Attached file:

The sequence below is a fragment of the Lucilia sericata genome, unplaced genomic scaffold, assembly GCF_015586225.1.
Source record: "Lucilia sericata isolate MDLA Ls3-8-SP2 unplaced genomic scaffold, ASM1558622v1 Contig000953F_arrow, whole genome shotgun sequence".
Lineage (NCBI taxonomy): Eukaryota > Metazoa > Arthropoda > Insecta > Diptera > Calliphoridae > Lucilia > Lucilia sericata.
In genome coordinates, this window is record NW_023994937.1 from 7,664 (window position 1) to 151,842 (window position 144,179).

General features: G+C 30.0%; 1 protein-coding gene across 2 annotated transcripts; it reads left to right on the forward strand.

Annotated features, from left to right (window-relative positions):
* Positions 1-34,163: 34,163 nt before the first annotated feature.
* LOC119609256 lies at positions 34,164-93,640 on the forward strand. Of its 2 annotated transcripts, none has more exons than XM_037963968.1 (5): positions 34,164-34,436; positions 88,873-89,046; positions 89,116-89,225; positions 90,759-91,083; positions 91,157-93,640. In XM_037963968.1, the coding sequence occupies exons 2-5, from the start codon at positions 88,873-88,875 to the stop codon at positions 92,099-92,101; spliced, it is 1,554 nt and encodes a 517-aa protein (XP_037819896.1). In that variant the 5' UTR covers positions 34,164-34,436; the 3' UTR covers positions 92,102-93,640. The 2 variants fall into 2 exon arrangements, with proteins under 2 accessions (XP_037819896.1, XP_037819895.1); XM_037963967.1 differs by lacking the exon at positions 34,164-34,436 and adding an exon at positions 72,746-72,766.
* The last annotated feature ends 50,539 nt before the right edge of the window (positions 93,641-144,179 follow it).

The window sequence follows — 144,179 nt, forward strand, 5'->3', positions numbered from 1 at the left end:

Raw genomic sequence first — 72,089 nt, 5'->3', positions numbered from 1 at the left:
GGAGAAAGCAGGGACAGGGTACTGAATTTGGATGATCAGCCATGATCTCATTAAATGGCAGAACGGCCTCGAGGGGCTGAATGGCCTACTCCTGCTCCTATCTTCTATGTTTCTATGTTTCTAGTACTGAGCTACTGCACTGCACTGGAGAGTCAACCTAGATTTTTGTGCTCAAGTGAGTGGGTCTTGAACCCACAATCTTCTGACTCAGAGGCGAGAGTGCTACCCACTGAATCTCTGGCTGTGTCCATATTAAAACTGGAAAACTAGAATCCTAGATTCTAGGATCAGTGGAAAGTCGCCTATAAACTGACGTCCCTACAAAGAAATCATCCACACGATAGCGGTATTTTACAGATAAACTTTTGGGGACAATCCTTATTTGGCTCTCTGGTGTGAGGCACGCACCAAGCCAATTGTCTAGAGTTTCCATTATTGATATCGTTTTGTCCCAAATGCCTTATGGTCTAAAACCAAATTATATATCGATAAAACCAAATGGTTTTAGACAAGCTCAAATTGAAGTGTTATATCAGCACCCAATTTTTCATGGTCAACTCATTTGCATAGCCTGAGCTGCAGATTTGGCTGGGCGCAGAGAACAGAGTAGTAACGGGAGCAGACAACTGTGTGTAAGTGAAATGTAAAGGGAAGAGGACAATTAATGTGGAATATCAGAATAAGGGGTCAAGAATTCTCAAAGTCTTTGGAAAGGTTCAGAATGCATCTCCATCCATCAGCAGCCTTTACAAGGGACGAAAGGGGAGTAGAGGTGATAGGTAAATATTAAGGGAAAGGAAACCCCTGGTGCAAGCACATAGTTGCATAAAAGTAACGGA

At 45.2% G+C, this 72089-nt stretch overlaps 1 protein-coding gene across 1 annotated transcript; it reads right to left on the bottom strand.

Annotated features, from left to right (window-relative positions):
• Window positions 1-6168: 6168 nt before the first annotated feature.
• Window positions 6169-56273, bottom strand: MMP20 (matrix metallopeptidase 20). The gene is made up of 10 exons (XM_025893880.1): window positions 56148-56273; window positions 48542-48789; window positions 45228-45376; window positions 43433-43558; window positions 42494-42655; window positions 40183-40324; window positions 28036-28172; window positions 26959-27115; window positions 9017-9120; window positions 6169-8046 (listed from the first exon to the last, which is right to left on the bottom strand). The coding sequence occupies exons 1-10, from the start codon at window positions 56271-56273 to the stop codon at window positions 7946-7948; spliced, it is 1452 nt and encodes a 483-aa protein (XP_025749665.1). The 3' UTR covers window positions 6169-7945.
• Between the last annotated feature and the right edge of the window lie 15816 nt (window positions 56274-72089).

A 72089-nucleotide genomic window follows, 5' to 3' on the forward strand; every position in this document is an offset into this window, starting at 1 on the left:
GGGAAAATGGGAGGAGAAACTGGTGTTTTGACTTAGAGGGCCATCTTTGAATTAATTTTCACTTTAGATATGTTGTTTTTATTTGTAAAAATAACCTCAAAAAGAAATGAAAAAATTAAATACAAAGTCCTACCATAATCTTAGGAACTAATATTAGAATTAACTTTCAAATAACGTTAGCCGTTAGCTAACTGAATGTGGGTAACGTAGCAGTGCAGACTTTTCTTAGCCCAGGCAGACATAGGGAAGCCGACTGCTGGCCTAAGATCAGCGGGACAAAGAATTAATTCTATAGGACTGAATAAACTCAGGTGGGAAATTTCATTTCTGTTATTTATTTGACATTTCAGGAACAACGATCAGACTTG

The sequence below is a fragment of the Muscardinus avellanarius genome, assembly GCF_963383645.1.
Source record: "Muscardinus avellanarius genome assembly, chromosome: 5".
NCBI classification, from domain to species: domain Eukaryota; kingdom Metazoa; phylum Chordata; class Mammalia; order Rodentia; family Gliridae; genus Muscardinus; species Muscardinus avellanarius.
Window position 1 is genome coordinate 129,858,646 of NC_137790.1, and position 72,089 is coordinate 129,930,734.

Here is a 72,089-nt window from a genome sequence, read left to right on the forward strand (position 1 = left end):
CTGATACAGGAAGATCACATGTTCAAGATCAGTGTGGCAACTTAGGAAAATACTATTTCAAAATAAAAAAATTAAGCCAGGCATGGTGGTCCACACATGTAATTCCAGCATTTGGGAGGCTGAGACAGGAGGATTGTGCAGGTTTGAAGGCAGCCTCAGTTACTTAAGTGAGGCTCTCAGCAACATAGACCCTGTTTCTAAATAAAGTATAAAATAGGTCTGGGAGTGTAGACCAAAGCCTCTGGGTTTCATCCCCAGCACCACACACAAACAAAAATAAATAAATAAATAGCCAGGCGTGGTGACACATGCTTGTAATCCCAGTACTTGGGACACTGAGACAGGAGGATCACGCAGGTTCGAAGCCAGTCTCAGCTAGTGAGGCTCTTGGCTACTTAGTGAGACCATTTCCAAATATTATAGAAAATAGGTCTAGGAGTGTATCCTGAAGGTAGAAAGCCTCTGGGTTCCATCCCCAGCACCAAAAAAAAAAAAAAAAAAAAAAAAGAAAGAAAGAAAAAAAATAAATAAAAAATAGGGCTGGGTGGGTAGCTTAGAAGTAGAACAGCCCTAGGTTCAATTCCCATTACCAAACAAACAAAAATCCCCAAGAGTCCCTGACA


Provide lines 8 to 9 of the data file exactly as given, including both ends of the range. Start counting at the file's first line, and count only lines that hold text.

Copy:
* LOC119609256 lies at positions 34,164-93,640 on the forward strand. Of its 2 annotated transcripts, none has more exons than XM_037963968.1 (5): positions 34,164-34,436; positions 88,873-89,046; positions 89,116-89,225; positions 90,759-91,083; positions 91,157-93,640. In XM_037963968.1, the coding sequence occupies exons 2-5, from the start codon at positions 88,873-88,875 to the stop codon at positions 92,099-92,101; spliced, it is 1,554 nt and encodes a 517-aa protein (XP_037819896.1). In that variant the 5' UTR covers positions 34,164-34,436; the 3' UTR covers positions 92,102-93,640. The 2 variants fall into 2 exon arrangements, with proteins under 2 accessions (XP_037819896.1, XP_037819895.1); XM_037963967.1 differs by lacking the exon at positions 34,164-34,436 and adding an exon at positions 72,746-72,766.
* The last annotated feature ends 50,539 nt before the right edge of the window (positions 93,641-144,179 follow it).